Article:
Science fiction has a plethora of ideas about what happened in the past and what to expect from the future. Unfortunately, not all of those ideas are exactly plausible in reality. In Suspension of Disbelief, we’ll take a look at the best ideas from sci-fi movies, books, comics and videogames to see where (and if) they intersect with the real world.
The golden era of space exploration is over, but that doesn’t mean the spaceship is a relic of the past. Since the Space Race started in the 1960s, government agencies have led the way in space exploration, but over the last decade or so it has become economically viable for private corporations to develop their own spaceflight technologies. While NASA is working on a replacement to the Space Shuttle, private corporations are building planes, rockets, and ships that will go into space, achieve orbit, and maybe even go to Mars.
We covered the history of real-life spaceships, but humanity’s progress isn’t stopping there. Click through the gallery to see the spaceships that are in our near future, some of which we may even ride on in a few years.
Hailing from upstate New York, Cameron Wade is a freelance writer interested in movies, videogames, comic books and more. You can find his work at protogeektheblog.wordpress.com.
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Blue Origin's New Shepard
Blue Origin's motto is "step by step, ferociously," and their New Shepard rocket is a testament to the philosophy of starting small and working towards something big. New Shepard a rocket and capsule system that, like its namesake Alan Shepard, the first American in space, goes into space but doesn't go into orbit. Instead, it's designed to take tourists and scientists into space for a few minutes before returning to Earth. Blue Origin plans to make the short trips financially viable by launching them frequently with the use of a reusable rocket that lands standing up in the same position it takes off from. New Shepard has had a number of successful uncrewed test flights, including crossing the 62-mile boundary into space and landing back down on Earth. Its first crewed tests are planned for mid-2017 with commercial passenger flights to follow in 2018, likely costing a couple hundred thousand dollars per ticket. With the experience and data from these flights, Blue Origin is building up to making an orbital spacecraft called New Glenn, named for John Glenn, the first American in orbit. New Glenn will be able to launch satellites, carry humans into space, and then return to Earth to be reused, saving on costs and resources. New Glenn is still in the design phase, but Blue Origin plans to have it flying before 2020.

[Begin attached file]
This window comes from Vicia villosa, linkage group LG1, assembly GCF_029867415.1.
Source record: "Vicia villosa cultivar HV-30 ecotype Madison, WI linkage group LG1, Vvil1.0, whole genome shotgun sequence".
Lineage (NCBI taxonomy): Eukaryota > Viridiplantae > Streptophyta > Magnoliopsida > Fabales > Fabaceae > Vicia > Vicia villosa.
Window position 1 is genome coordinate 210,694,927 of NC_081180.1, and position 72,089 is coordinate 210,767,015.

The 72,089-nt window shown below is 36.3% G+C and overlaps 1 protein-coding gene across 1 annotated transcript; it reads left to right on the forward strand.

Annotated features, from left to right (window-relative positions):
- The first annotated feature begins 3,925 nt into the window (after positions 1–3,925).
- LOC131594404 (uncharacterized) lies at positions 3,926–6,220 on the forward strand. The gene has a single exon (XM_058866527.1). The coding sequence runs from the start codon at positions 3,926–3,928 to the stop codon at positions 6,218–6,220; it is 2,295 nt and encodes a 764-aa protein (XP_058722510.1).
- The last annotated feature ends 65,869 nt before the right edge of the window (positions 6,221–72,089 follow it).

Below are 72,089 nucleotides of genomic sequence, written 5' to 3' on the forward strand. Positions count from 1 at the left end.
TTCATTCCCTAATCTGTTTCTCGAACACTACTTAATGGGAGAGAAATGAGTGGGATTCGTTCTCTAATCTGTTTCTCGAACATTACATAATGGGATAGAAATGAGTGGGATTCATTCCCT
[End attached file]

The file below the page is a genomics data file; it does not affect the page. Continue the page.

Image via Blue Origin
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Virgin Galactic's VSS Unity
Virgin Galactic is taking a similar route to Blue Origin. Like New Shepard, Virgin's VSS Unity won't achieve orbit and is designed primarily for tourists. But, unlike New Shepard, VSS Unity is a spaceplane, not a rocket. It attaches to a large mothership called WhiteKnightTwo which takes off from a runway like an airplane carrying it up to 50,000 feet. Then, Unity detaches from WhiteKnightTwo and starts burning its rocket engine for 70 seconds, breaking the sound barrier in just 8 seconds. The goal is for Unity to reach about 68 miles (crossing the boundary into outer space) going a speed of 2,600 mph. It will stay in space for a few minutes before returning to Earth by gliding to a runway, similar to how the Space Shuttle used to land. Unity performed its first test glide flight in December 2016 and will have its first powered test flight in 2017 (pictured is its predecessor VSS Enterprise which crashed in 2014). For a two-and-a-half hour flight and a few minutes in space, a ticket will cost $250,000. That may seem steep but Virgin has already had hundreds of people put down deposits to book their flights.
Image via MarsScientific.com/Virgin Galactic
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Sierra Nevada's Dream Chaser Space System
Sierra Nevada Corporation has been building space technologies, systems, and satellites for decades, but 10 years ago they finally began developing their own spacecraft. The Dream Chaser is referred to as a space utility vehicle, meaning that it's designed exclusively for orbital missions like docking with the International Space Station, deploying satellites, performing scientific experiments, cleaning up space debris and more. It comes in two variants: the Cargo System, an uncrewed, black ship meant for carrying supplies and satellites into space, and the Space System, which is white and can hold a crew of up to seven. The Dream Chaser will be launched into orbit on an Atlas V rocket and land by gliding onto a runway. Each Dream Chaser will be reusable, capable of making up to 15 trips. It's about a quarter of the length of the Space Shuttle, only 30 feet long, because NASA no longer needs the extra space to carry large sections of the ISS into orbit. In 2013, it underwent an uncrewed test of its glide and landing capabilities, the first time such tests had been done since the Space Shuttle Enterprise in 1977. Based on Sierra Nevada's current contract with NASA, the Dream Chaser won't fly until 2019 at the earliest.
Image via Sierra Nevada Corporation/NASA
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Boeing's CST-100 Starliner